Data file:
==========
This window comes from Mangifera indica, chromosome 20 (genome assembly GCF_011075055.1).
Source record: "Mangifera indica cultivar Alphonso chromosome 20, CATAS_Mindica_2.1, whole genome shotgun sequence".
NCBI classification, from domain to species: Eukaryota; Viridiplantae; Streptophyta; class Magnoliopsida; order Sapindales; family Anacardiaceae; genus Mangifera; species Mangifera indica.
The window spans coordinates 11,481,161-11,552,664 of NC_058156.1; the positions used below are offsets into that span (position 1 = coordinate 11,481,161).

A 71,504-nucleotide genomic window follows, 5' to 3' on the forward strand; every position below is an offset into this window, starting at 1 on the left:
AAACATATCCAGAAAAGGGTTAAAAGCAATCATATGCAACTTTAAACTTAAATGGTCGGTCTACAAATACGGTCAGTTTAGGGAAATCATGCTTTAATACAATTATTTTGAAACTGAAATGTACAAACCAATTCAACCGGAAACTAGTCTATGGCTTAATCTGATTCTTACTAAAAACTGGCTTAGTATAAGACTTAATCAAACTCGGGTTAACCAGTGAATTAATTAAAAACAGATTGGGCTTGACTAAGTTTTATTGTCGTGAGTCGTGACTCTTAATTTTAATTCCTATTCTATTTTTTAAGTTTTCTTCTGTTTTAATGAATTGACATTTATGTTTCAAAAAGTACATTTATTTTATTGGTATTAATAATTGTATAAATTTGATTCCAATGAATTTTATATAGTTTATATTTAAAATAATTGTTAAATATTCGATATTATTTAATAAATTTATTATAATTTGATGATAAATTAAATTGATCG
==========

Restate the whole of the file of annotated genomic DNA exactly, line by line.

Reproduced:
This window comes from Mangifera indica, chromosome 20 (genome assembly GCF_011075055.1).
Source record: "Mangifera indica cultivar Alphonso chromosome 20, CATAS_Mindica_2.1, whole genome shotgun sequence".
NCBI classification, from domain to species: Eukaryota; Viridiplantae; Streptophyta; class Magnoliopsida; order Sapindales; family Anacardiaceae; genus Mangifera; species Mangifera indica.
The window spans coordinates 11,481,161-11,552,664 of NC_058156.1; the positions used below are offsets into that span (position 1 = coordinate 11,481,161).

A 71,504-nucleotide genomic window follows, 5' to 3' on the forward strand; every position below is an offset into this window, starting at 1 on the left:
AAACATATCCAGAAAAGGGTTAAAAGCAATCATATGCAACTTTAAACTTAAATGGTCGGTCTACAAATACGGTCAGTTTAGGGAAATCATGCTTTAATACAATTATTTTGAAACTGAAATGTACAAACCAATTCAACCGGAAACTAGTCTATGGCTTAATCTGATTCTTACTAAAAACTGGCTTAGTATAAGACTTAATCAAACTCGGGTTAACCAGTGAATTAATTAAAAACAGATTGGGCTTGACTAAGTTTTATTGTCGTGAGTCGTGACTCTTAATTTTAATTCCTATTCTATTTTTTAAGTTTTCTTCTGTTTTAATGAATTGACATTTATGTTTCAAAAAGTACATTTATTTTATTGGTATTAATAATTGTATAAATTTGATTCCAATGAATTTTATATAGTTTATATTTAAAATAATTGTTAAATATTCGATATTATTTAATAAATTTATTATAATTTGATGATAAATTAAATTGATCG